Video

Sand tunes: Jay visits the singing sands of Basin Head

The footprints along the beach at Basin Head Provincial Park are a little different from those at other beaches — because visitors drag their feet to maximize the singing of the singing sands.

Locals have dubbed the way they walk on the singing sands as the 'Basin Head shuffle'

On a sunny summer day, the sand at Basin Head will squeak or sing on almost every footstep. (Submitted by Souris and Area branch of the P.E.I. Wildlife Federation)

The footprints along the beach at Basin Head Provincial Park are a little different from those at other beaches — because visitors drag their feet to maximize the singing of the singing sands.

"I noticed a few interesting footprints on the beach," said CBC meteorologist Jay Scotland. "I guess it's the technique, the style, that folks walk on the beach to maximize that singing sound from the sand. It's become a local dance craze from what I understand."

Scotland, with the help of Frances Braceland and Keila Miller — both project managers with the Souris and Area branch of the P.E.I. Wildlife Federation — learned to master that dance, which has been dubbed the "Basin Head shuffle" by locals. 

Jay learns the 'Basin Head shuffle' 0:56

"You drag your feet through the dry sand and it makes a swishing, whistling noise," Miller said. "It's like you're dragging your feet, it's not just an imprint, it's a drag. You have to shuffle along."

"It's more like a squeaking really, singing is a bit too good of a word for it," Braceland said.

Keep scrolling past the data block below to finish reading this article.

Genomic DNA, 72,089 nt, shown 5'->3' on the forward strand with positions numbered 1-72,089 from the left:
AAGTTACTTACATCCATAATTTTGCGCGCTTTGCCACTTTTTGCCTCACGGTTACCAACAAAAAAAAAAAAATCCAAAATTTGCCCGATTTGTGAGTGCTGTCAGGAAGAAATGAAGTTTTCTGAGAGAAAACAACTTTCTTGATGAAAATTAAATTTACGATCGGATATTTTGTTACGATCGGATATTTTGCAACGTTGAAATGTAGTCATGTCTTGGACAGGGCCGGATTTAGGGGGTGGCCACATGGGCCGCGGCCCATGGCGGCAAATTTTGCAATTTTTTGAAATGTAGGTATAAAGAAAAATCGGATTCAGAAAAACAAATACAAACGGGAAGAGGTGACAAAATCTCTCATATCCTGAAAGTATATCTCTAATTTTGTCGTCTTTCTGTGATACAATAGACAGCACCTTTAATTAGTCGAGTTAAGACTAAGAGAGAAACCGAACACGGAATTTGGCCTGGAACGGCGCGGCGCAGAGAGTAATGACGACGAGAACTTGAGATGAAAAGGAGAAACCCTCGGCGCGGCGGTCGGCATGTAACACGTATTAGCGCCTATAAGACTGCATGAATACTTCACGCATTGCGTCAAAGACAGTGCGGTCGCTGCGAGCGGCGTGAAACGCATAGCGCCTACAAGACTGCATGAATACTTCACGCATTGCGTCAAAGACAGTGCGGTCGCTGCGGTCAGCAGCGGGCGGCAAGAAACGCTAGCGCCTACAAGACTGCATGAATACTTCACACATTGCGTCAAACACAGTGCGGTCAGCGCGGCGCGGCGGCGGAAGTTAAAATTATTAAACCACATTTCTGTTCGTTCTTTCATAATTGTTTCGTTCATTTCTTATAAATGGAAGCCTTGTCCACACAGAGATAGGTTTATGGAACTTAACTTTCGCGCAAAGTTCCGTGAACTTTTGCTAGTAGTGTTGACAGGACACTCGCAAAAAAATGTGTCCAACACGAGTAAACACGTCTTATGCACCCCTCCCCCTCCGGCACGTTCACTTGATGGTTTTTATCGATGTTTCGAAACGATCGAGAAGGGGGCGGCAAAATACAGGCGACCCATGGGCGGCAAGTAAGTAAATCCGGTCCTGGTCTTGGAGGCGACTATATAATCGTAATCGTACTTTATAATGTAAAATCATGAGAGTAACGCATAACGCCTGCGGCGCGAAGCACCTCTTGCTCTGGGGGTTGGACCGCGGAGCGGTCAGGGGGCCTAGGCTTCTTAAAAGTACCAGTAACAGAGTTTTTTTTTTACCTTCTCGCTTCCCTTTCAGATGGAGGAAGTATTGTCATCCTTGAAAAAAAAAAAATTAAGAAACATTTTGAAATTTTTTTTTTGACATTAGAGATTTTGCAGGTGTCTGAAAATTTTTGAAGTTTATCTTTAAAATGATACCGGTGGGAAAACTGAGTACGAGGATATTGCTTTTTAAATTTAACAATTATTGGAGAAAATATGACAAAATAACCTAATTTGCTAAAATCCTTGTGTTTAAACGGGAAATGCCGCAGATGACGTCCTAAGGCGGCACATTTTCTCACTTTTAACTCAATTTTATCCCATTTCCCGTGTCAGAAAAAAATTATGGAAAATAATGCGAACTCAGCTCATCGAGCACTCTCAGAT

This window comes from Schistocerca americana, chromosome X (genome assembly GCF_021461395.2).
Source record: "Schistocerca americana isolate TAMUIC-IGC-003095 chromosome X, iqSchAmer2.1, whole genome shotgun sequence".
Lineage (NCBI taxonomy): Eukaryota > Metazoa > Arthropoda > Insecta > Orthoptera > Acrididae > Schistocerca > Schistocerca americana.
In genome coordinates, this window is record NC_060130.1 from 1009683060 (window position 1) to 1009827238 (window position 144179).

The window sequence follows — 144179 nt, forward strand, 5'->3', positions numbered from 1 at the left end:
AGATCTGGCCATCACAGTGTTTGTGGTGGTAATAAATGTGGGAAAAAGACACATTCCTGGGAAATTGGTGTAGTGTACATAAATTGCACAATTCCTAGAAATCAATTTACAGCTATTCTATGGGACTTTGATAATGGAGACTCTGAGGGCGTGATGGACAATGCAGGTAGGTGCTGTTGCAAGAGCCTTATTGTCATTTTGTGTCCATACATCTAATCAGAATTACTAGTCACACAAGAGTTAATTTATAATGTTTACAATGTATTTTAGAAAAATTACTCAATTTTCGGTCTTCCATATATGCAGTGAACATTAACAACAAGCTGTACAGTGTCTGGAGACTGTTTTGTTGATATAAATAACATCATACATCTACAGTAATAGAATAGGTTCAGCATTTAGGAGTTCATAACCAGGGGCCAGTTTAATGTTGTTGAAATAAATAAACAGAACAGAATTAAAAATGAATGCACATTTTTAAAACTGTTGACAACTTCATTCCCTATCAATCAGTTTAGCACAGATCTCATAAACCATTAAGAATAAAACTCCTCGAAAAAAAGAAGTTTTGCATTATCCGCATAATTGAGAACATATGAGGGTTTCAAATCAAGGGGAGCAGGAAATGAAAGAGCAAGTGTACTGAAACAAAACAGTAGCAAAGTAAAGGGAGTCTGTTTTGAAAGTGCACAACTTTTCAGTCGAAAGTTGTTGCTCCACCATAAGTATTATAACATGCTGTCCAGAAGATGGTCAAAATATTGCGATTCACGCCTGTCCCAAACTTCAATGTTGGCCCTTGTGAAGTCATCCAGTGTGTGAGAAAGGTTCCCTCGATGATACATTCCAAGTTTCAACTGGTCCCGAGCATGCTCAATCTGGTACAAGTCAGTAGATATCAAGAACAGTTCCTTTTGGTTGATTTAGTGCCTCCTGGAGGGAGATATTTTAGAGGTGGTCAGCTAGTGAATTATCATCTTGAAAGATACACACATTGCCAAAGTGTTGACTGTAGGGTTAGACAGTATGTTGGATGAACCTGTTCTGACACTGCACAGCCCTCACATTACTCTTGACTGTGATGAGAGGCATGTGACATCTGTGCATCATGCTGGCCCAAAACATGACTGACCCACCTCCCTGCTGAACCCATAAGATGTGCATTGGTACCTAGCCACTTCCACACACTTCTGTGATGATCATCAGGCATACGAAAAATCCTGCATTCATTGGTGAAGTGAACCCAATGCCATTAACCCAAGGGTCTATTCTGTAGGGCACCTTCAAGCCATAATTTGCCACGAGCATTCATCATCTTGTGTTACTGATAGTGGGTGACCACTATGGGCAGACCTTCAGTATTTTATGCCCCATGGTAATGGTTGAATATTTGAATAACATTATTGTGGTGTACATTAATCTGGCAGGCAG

A rare phenomenon

Braceland said no one knows exactly what causes the singing, but there are a few different theories. One is that tiny pockets of air get trapped between the grains of sand to make the squeaking noise, while another revolves around the sand itself — that it's the friction between the grains that makes it squeak.

Jay Scotland shows off his "weather socks" as he gets set to try the Basin Head shuffle. (Nancy Russell/CBC)

There are several prerequisites for the sand to sing, according to Braceland — it must contain silica, the grains must be rounded and between 0.1 and 0.5 mm in diameter, and the sand can't be too humid.

"It's a very rare thing for sand to make this singing noise," she said. There are other singing sands in P.E.I., she noted on a stretch of beaches along the south shore of eastern Kings.

Jay, along with Frances Braceland and Keila Miller, go for a walk along the singing sands at Basin Head as cameraman Randy McAndrew gets some footage. (Nancy Russell/CBC)

About the Author

Nancy Russell

Nancy Russell has been a reporter with CBC since 1987, in Whitehorse, Winnipeg, Toronto and Charlottetown. When not on the job, she spends her time on the water rowing, travelling to Kenya or walking her dog. Nancy.Russell@cbc.ca